Obama Proposes Free Community College for All
President Barack Obama wants to make a community college education free for all Americans
President Barack Obama wants to make a community college education free for all Americans, a plan that would make a college credential as accessible as a high school diploma and boost the lagging skills of the modern workforce.
Appearing at Pellissippi State Community College in Knoxville, Tenn., the president said his plan would be modeled after the Tennessee Promise, a new program under which recent high school graduates get two years of community college tuition covered by the state, and a similar initiative in Chicago, which pays tuition for high-achieving students. In Tennessee, some 57,000 students have signed up for the program, almost 90 percent of Tennessee’s high school graduating class.
“Put simply, what I’d like to do is to see the first two years of community college free for everybody who is willing to work for it,” Obama said in the video. “It’s something that we can accomplish, and it’s something that will train our workforce so that we can compete with anybody in the world.”
White House officials said the plan is expected to cost the federal government $60 billion over 10 years. The proposal calls for the federal government to pick up 75 percent of the cost with the balance coming from states that opt into the program. An estimated 9 million students could participate and save an average of $3,800 in tuition per year.
Students would qualify if they attend at least half-time, maintain a 2.5 GPA and make progress toward completing a degree or certificate program. Unlike the Tennessee Promise program, which benefits only recent high school graduates, Obama’s plan would be extended to adult learners.
In addition, while the Tennessee Promise is a last-dollar program — covering tuition expenses not covered by other programs like Pell Grants — Obama’s proposal would cover everybody.
“It’s not just for kids,” Obama said. “We also have to make sure that everybody has the opportunity to constantly train themselves for better jobs, better wages, better benefits.”
Community college advocates hailed the president’s move.
“College costs are a major concern for community college students,” said Walter G. Bumphus, chairman and CEO of the American Association of Community Colleges.
“Though our sector provides the most affordable entry into higher education, our institutions also serve the neediest students. As they anticipated in Tennessee and Chicago, more students would see college as a viable option as a result of this initiative.”
Said Eloy Ortiz Oakley, president of the Long Beach Community College District,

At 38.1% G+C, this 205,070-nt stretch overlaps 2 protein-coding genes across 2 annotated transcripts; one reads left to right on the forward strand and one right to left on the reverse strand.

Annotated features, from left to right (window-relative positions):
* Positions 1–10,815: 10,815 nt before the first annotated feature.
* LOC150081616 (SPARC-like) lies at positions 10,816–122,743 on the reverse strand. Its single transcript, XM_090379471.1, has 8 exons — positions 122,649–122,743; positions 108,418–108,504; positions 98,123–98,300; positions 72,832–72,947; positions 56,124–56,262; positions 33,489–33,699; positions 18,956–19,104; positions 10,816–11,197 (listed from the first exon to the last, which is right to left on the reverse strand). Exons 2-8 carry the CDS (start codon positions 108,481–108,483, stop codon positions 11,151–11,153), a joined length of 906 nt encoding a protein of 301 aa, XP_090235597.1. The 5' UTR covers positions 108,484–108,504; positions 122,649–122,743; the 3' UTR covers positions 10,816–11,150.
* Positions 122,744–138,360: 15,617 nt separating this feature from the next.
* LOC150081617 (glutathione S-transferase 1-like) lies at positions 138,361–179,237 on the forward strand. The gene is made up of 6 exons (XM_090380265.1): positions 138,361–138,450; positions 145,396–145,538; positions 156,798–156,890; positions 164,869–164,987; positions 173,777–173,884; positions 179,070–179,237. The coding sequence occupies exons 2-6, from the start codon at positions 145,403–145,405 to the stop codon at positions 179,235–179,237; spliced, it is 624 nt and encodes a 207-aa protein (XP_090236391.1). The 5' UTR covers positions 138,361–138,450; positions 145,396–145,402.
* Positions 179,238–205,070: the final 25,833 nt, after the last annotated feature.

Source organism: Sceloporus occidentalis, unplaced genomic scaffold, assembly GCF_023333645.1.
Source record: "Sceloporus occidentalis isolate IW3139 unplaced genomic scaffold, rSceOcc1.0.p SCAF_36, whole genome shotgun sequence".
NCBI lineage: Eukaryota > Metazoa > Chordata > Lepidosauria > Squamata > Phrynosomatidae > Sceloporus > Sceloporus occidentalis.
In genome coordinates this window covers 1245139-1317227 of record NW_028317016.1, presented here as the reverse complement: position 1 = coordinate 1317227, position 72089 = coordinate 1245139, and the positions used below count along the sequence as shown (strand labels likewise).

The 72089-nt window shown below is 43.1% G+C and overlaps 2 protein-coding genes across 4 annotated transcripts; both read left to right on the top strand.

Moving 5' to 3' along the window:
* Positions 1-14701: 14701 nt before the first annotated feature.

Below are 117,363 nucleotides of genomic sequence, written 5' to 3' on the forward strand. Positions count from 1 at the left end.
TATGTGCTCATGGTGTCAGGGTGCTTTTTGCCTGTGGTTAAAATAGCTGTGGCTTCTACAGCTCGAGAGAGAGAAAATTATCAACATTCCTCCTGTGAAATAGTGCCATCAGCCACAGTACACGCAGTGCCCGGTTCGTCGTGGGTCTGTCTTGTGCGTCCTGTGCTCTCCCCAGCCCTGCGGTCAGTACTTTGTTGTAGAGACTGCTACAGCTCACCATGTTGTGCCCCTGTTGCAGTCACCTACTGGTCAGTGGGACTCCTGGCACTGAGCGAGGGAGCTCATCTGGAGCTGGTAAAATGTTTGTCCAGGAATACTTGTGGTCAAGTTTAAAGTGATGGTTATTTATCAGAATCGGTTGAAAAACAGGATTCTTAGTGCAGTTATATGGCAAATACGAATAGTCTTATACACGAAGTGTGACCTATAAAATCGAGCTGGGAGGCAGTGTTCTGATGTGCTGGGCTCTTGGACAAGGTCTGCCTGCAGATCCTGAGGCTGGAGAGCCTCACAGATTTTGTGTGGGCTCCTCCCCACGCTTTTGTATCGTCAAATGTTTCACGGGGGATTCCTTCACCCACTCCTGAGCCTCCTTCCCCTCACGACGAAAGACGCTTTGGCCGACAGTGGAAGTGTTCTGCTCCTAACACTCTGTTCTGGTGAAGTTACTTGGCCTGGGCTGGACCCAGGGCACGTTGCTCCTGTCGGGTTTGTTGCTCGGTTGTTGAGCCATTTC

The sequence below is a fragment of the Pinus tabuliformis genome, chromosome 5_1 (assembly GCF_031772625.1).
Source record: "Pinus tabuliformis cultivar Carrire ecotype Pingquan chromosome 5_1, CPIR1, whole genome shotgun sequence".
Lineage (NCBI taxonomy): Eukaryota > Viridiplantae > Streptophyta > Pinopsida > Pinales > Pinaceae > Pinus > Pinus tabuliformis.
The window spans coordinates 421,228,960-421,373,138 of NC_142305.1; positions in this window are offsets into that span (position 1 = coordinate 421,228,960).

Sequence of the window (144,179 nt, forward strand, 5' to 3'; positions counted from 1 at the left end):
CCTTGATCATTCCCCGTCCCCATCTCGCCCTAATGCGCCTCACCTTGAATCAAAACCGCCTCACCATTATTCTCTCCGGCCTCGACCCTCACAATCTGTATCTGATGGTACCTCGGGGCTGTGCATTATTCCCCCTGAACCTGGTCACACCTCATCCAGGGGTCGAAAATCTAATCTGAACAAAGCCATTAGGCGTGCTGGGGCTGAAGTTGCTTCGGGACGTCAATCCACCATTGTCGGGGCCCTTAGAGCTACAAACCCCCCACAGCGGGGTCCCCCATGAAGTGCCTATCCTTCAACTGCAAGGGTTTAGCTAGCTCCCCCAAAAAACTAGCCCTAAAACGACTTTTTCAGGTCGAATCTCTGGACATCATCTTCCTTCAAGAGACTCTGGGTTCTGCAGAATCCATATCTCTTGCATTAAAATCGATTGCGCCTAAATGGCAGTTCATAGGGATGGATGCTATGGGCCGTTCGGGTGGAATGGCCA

“This is exciting news for Long Beach City College and community colleges nationwide. If adopted, the president’s proposal would make higher education more affordable and accessible for millions of students.”
But others were troubled by the lack of detail in the proposal.
“Obama’s proposal invests in students, which is a good thing, but does not invest in community colleges so they can implement reforms that help students succeed,” said Thomas Bailey, director of the Community College Research Center at Teachers College, Columbia University. “Successful programs....cost money to implement.”
“Overall, free community college tuition will not necessarily improve completion: even with low tuition, many community college students fail to earn a credential. This proposal should be one part of broader reforms to community colleges to improve success.”
In Washington, the proposal encountered a hostile reception from Republicans who control both houses of Congress.
“Encouraging more individuals to pursue training or earn a college degree is a national priority and community colleges play a vital role in that effort,” said a statement issued by U.S. Rep. John Kline, chairman of the House Education and the Workforce Committee. “But make no mistake, the president is proposing yet another multi-billion dollar federal program that will compete with existing programs for limited taxpayer dollars.”
“Unless the president has a responsible plan to meet our existing commitments, he shouldn’t be making new promises the American people can’t afford. Instead, the president should work with Congress in crafting a comprehensive, bipartisan plan that strengthens access to higher education for all Americans.”
Sen. Lamar Alexander, R-Tenn., a former education secretary who heads the Senate committee that oversees education, said states and not the federal government should follow Tennessee’s lead. He said Washington’s role should be to reduce paperwork for the student aid application and fund Pell grants for low-income students that would result in an expansion of community college enrollment.
“The reason Tennessee can afford Tennessee Promise is that 56 percent of our state’s community college students already have a federal Pell grant, which averages $3,300, to help pay for the average $3,800- per-year tuition. The state pays the difference — $500 on average.”
White House officials acknowledged the Republican opposition, but said they wanted to start a national conversation about the proposal.